The “godfather of AI” left Google and warned about the risks to humanity
Geoffrey Hinton, often called the “godfather of artificial intelligence,” resigned from Google and spoke out about the risks associated with AI. This is reported by The New York Times.
Dr. Hinton was a pioneer in the field of AI. In 2012, he and two students created a neural network that was able to analyze thousands of photos and learn to recognize common objects. Google spent $44 million to acquire the company founded by Dr. Hinton and two of his students.
Their system has led to increasingly powerful technologies, including new chatbots such as ChatGPT and Google Bard. In 2018, Geoffrey Hinton was among the recipients of the Turing Award for his work on neural networks.
The doctor now believes that as companies improve their AI systems, they become increasingly dangerous.
“Look at how it was five years ago and how it is now,” he said of A.I. technology. “Take the difference and propagate it forwards. That’s scary.”
Speaking of Google, Geoffrey Hinton pointed out that until last year the company acted as an independent steward of technology, trying not to release anything that could cause harm. But now that Microsoft has added a chatbot to its Bing search engine, Google is trying to deploy the same technology. The doctor thinks the tech giants are locked in a competitive battle that may be impossible to stop.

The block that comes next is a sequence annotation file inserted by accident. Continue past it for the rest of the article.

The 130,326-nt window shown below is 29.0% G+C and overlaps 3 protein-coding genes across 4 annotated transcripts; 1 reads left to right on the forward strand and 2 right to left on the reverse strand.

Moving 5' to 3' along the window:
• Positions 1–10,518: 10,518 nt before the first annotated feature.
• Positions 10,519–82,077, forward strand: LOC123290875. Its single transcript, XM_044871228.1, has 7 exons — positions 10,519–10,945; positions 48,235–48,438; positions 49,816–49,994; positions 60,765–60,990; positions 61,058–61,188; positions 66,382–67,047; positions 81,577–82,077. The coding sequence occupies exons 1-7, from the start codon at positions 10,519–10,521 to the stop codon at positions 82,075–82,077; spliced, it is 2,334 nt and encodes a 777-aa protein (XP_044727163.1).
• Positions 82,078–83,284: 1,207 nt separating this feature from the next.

What worries him the most is that the Internet will be filled with fake photos, videos and texts, and the average person will not be able to distinguish what is true and what is not. At the same time, he is concerned that over time AI technologies will turn the labor market upside down.
Geoffrey Hinton is also concerned that future versions of the technology pose a threat to humanity because they often learn unexpected behavior from large amounts of data.
“The idea that this stuff could actually get smarter than people — a few people believed that,” he said. “But most people thought it was way off. And I thought it was way off. I thought it was 30 to 50 years or even longer away. Obviously, I no longer think that.”
We remind that after OpenAI released a new version of ChatGPT in March, more than 1,000 technology leaders and researchers signed an open letter calling for a temporary moratorium on the development of new systems. They explained their call by the fact that AI technologies pose risks to society and humanity. Instead, Elon Musk plans to launch his own generative artificial intelligence TruthGPT, which, according to the entrepreneur’s plans, should become a safer version of existing chatbots.